Second, technology can also vary in terms of its ability to assist with the monitoring and verification of the different types of activities covered by the terms of ceasefire agreements. For example, acoustic sensors can help identify the use of weapons, but have limited capabilities beyond this. For other activities, technology is not well suited at all, such as regarding the monitoring or verification of acts of sexual violence committed against civilians.
Finally, the use of technology can be limited by broader considerations that include, but are not limited to:
· acceptability of the technology by the conflict parties;
· the cost and resource demands of certain technologies; or
· the ability for the technology to respect ethical and privacy considerations and avoid unintended harm.
Overall, the use of technology for ceasefire monitoring and verification is not as straightforward as deciding to use a particular type of technology simply because it has worked well in the past, or because the technical limitations could be overcome.
How can technology be most effectively used in ceasefire monitoring and verification?
While certain technologies have been used in several ceasefire contexts, other relevant technologies have seen more limited or no use at all. This latter category includes seismic sensors, biometrics, solutions enabling reports by civilians on the ground, but also technologies such as artificial intelligence (AI) allowing automated synthesis and analytical support of the data.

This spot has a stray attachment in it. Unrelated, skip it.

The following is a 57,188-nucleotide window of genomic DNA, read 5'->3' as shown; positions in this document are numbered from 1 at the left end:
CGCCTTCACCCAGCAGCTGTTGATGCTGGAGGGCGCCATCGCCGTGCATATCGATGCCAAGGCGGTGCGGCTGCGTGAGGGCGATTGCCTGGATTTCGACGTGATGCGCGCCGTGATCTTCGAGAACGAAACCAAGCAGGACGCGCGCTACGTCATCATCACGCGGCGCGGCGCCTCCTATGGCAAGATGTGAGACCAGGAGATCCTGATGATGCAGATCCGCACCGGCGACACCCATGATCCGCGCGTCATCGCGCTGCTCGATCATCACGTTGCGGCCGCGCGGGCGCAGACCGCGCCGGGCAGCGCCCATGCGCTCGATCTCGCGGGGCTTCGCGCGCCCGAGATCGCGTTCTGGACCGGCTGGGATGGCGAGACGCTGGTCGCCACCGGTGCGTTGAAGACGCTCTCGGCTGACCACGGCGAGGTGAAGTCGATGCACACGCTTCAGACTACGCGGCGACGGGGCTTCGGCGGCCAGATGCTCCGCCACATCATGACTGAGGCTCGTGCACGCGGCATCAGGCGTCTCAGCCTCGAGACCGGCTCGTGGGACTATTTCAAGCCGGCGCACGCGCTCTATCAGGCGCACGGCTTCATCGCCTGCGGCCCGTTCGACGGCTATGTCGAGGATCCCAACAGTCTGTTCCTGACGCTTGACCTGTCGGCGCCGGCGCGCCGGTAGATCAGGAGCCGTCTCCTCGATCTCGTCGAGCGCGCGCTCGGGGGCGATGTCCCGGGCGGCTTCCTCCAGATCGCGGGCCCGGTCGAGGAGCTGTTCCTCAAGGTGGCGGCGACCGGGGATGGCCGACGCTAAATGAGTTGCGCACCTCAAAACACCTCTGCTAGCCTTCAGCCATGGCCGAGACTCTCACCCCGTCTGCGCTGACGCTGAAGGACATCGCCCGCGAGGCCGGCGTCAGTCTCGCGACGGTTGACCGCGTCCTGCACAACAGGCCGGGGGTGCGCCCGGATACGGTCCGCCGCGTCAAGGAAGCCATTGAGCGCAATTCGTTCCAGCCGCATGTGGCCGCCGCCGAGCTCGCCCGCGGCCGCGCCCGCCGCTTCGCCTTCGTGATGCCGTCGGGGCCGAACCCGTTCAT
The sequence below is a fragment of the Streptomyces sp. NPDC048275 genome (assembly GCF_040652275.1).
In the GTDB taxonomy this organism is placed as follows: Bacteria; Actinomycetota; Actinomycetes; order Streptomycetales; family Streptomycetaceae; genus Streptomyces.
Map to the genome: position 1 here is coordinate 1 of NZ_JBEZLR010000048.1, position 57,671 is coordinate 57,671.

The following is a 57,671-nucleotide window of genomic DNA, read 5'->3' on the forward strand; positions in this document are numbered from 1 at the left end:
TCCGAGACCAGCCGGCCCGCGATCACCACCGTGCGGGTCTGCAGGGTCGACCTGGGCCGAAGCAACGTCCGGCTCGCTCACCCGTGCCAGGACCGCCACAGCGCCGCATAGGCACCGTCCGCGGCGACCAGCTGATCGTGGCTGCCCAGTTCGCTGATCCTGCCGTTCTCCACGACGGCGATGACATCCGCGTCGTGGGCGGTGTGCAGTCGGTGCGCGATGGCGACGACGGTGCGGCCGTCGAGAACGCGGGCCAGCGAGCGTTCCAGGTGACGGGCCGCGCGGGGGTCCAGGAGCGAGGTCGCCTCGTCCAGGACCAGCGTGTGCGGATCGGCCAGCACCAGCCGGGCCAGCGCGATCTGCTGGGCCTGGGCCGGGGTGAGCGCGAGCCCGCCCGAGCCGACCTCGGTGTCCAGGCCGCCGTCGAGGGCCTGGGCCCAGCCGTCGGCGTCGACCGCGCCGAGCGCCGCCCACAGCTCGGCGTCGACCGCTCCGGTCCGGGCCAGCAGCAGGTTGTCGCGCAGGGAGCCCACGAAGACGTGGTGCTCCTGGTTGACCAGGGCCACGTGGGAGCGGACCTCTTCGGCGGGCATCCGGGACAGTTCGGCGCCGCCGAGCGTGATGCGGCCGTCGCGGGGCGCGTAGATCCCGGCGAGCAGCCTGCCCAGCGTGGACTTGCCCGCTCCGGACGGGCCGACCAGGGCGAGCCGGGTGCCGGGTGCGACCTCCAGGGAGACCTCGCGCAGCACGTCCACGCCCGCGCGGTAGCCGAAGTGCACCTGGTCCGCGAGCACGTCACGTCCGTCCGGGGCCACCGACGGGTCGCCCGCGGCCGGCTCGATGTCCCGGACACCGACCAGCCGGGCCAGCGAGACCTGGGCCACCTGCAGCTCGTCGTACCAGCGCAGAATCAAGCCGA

Novel data acquisition technologies could help gather not only more data for monitoring purposes, but also new types of information. This includes, for example, more knowledge regarding the harm to civilians. Technologies such as AI would also be able to provide more support to human analysts in terms of helping manage and make sense of the greater quantities of information that technology is able to collect. In future, use of new types of technologies may also be necessary to keep up with the changing dynamics of conflict, such as by helping monitor for cyberattacks.
Despite the existence of a range of technologies, it is nonetheless important to recognise that the human dimension cannot be removed from the use of technology — no matter the benefits technology might bring. While combining the strengths of both technology and humans can help balance out their respective limitations, it is also important to ensure that the decision to use specific technologies should consider the issue carefully; technology should be used when it can help achieve the ultimate goal of finding ways to end armed violence and move towards lasting peace.
About the author: Sarah Grand-Clément is a researcher in the Conventional Arms and Ammunition programme and the Security and Technology programme at the United Nations Institute for Disarmament Research (UNIDIR). She has authored the UNIDIR report on “Exploring the Use of Technology for Remote Ceasefire Monitoring and Verification”.
“Futuring Peace” is an online magazine published by the Innovation Cell of the United Nations Department of Political and Peacebuilding Affairs (UN DPPA). We explore cross-cutting approaches to conflict prevention, peacemaking and peacebuilding for a more peaceful future worldwide.